London: India accounted for the highest estimated number of deaths due to rheumatic heart disease globally in 2015 with over 119,000 people dying from the ailment, according to a study.
India was among the five countries with the largest estimated numbers of cases of rheumatic heart disease in 2015, together accounting for 73% of global cases. The number of cases of rheumatic heart disease in India were 13.17 million followed by China with 7.07 million, Pakistan with 2.25 million, Indonesia with 1.18 million, and the Democratic Republic of the Congo with 805,000, according to the study published in The New England Journal of Medicine.
“In 2015, the countries with the highest estimated numbers of deaths due to rheumatic heart disease were India (119,100 deaths), China (72,600), and Pakistan (18,900)," it said.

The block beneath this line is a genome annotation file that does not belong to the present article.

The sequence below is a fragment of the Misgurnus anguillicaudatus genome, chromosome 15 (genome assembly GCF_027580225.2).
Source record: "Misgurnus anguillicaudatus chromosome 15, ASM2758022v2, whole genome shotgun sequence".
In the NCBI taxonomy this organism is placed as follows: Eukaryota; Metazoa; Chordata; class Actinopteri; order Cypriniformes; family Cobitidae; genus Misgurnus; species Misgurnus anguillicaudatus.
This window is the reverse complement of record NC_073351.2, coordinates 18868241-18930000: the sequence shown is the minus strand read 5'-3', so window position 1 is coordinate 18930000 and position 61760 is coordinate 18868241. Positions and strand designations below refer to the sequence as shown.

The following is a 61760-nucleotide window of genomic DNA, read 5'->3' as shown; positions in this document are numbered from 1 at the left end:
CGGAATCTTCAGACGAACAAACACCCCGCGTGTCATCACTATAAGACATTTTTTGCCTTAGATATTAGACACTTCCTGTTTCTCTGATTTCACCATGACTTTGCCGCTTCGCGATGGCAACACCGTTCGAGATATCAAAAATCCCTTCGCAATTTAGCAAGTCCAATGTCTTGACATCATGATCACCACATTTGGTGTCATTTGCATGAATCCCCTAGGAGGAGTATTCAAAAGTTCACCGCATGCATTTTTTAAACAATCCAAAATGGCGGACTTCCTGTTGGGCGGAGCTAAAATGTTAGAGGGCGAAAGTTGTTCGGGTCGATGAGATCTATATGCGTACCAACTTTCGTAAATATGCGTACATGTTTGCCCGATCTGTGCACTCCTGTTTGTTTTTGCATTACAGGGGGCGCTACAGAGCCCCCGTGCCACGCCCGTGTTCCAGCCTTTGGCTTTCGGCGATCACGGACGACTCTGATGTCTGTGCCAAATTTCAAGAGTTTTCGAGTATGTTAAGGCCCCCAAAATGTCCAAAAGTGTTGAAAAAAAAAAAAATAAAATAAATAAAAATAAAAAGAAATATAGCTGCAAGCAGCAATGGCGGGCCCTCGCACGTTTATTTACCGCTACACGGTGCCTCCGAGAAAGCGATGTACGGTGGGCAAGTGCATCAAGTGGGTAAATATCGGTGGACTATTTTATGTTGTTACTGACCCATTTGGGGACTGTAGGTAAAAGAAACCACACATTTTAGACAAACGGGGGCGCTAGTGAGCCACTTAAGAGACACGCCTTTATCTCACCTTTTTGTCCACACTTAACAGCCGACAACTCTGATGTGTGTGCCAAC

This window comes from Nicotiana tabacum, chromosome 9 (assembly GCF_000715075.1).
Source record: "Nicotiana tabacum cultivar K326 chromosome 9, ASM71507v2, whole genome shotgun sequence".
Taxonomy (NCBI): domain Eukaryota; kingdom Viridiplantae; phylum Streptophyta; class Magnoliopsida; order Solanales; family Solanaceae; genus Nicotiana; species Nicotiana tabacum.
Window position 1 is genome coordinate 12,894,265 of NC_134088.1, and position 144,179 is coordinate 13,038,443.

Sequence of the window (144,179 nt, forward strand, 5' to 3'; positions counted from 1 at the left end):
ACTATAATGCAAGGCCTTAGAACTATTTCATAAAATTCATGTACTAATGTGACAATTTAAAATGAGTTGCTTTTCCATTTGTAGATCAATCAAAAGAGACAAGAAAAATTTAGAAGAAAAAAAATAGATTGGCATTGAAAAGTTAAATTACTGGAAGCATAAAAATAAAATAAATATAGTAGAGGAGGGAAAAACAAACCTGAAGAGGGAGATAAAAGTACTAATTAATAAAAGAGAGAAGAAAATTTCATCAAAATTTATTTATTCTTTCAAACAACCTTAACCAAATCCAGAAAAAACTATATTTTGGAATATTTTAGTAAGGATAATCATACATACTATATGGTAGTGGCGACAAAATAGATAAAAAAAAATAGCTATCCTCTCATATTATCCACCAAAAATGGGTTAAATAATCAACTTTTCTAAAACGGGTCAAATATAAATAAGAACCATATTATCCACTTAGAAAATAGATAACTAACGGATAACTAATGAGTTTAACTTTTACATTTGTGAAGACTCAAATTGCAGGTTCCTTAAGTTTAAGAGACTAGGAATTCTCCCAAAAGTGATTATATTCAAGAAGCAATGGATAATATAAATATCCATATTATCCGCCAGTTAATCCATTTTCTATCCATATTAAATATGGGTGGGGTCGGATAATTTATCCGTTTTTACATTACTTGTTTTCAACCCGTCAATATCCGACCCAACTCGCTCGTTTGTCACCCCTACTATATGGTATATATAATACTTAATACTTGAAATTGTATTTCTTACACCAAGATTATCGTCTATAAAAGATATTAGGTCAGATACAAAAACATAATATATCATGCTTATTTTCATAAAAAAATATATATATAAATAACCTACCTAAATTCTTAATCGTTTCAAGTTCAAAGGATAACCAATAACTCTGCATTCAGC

The highest estimated age-standardised death rates — more than 10 deaths per 100,000 population — were in the Solomon Islands, Pakistan, Papua New Guinea, Kiribati, Vanuatu, Fiji, India, Federated States of Micronesia, Marshall Islands, Central African Republic, and Lesotho, it added.
Rheumatic heart disease is a sequela of acute rheumatic fever, which is usually a disease of poverty associated with overcrowding, poor sanitation and other social determinants of poor health.
According to the study, global age-standardised mortality from rheumatic heart disease decreased from 9.2 deaths per 100,000 population in 1990 to 4.8 deaths per 100,000 population in 2015, a decrease of 47.8%.
An estimated 77% and 82% of the deaths in 1990 and 2015, respectively, occurred in locations with an endemic disease pattern. The study titled ‘Global, Regional, and National Burden of Rheumatic Heart Disease, 1990–2015’ used multiple sources of data and epidemiological modelling techniques to estimate the global prevalence of and mortality due to rheumatic heart disease over a 25-year period.
The health-related burden of rheumatic heart disease has declined worldwide, but the condition persists in some of the poorest regions in the world, the study concluded.